1. Thanks Wendy. The yellow did work out well. At first I was afraid it would overwhelm the fabrics in the curves but it worked out well. Pattern should be out in a couple of months at the most. I’ll announce it here and on Instagram. And….I have another curved piecing idea –well 2 actually! The hits just keep on coming!

  2. I really love the finished top ( and this blog entry). the color and the saturation is fabulous — And it looks like so much fun to make. Ah but “slow stitching” drives me mad!! as always, thanks for your great inspiration. LL

    1. Thanks Lenore. My tip is that I listen to the most interesting book or podcast that I have while I slow stitch like this. That helps a bit. But then I look at the finished blocks and I LOVE them.

  3. I looked at your color choices and thought you were brave. That pink, though, does make the quilt much more interesting. I love how all the different graphic prints give such movement to the design. I look forward to seeing the finished quilt and the pattern update.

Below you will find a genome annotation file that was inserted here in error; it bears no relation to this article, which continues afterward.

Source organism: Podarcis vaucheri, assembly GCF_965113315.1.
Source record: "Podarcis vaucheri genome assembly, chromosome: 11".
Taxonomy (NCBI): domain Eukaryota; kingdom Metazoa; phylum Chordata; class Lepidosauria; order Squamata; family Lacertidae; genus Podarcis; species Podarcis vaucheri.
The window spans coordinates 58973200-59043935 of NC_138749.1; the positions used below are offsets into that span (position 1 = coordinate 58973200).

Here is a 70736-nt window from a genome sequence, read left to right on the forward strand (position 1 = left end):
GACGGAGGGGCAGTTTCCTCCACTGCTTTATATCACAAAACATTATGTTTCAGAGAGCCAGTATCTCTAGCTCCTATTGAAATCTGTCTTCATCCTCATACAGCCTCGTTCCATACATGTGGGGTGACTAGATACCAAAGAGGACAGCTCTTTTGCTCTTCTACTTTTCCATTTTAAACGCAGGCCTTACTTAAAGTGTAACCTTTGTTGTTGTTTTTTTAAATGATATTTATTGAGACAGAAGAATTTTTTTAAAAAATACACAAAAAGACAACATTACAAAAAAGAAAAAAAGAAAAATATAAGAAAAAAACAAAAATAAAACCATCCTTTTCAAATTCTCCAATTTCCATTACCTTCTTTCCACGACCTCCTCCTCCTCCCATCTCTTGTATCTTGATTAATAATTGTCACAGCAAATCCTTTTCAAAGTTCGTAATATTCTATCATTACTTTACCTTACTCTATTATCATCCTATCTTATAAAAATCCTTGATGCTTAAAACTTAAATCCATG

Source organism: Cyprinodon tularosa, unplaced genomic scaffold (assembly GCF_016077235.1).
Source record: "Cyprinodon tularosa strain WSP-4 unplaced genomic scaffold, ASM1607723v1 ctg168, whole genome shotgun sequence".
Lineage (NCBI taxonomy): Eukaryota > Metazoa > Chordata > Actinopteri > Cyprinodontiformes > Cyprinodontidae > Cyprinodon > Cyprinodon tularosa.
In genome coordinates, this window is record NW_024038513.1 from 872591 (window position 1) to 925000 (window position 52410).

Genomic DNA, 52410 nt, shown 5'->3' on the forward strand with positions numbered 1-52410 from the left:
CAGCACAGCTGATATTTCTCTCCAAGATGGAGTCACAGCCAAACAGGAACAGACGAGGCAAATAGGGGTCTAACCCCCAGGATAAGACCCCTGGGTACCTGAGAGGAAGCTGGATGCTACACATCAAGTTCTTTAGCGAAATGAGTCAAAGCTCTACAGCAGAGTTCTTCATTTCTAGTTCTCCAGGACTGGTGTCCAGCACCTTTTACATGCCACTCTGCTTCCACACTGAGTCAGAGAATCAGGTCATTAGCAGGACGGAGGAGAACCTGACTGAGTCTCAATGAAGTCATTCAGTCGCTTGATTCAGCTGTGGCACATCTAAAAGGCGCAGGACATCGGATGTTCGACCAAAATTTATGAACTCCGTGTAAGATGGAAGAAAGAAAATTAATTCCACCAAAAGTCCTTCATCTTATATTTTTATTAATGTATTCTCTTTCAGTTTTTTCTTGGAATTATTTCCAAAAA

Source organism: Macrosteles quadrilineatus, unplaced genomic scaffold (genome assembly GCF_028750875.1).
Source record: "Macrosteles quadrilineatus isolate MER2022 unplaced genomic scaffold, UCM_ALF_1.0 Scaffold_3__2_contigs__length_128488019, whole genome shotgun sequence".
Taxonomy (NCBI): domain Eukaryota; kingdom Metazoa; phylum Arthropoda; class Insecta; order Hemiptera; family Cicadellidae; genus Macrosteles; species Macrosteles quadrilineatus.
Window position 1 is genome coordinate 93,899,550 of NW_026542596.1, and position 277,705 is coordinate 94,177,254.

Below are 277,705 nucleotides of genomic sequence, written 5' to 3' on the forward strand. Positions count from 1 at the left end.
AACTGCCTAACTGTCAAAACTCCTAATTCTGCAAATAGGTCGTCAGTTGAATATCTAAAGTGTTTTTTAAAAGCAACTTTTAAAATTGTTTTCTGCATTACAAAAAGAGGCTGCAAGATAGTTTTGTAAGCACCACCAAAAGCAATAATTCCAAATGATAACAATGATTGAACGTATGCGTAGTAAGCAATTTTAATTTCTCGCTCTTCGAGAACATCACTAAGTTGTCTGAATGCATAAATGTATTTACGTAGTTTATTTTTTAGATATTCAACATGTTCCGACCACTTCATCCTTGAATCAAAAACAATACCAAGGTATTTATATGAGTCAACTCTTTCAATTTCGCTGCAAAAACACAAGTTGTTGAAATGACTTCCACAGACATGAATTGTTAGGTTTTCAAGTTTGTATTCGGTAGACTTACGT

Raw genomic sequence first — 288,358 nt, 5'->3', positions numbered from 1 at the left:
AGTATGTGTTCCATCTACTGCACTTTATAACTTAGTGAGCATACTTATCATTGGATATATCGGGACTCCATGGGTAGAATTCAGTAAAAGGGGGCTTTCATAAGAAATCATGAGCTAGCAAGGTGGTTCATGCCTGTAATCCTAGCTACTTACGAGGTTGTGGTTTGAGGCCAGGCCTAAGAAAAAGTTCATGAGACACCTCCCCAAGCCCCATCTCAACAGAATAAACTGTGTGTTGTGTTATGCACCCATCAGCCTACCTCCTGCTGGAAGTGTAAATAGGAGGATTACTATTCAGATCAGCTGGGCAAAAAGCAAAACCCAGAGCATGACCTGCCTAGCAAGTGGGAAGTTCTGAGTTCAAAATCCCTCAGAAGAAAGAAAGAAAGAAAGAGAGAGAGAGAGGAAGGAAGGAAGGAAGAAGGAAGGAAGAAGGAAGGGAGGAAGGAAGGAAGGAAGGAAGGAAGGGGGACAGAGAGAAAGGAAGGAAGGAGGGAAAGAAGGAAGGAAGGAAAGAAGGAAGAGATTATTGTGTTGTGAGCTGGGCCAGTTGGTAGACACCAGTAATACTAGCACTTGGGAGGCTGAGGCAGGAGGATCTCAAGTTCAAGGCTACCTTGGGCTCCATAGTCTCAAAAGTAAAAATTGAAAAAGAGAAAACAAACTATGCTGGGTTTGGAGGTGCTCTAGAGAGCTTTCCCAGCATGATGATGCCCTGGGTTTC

4. Fun, fun, fun, FUN! The pinks really pop, even against the yellow, which is so cool and unexpected! They’re almost an “island” of calm (pun intended!) within the so-saturated in-your-face yellow. Love it! Looks like this was fun to make, too! Nice!!!!!!!!!!!

  5. This is such a lovely bright quilt! I love this technique; have done many over the years in this Stack the Deck method, a great use for LOTS of fabric and batiks especially! 🙂

  6. Kathleen McCormick

    The yellow is perfect for the background. When I did the curves on the new technique, although not improv, the ruler suggest 1/8″ as a seam rather than 1/4″. I am glad reducing the stitches helped. Always fun to be challenged by Island Batik.

    1. Hi Kathleen, Thanks for your comment. I am curious–when you said the ‘ruler’ used a 1/8″ seam, what ruler were you referring to?

      I find that a scant 1/4″ seam still works the best for me, even with tight women fabrics like batiks. I seem to get more puckering with smaller seams.

      Have fun sewing curves!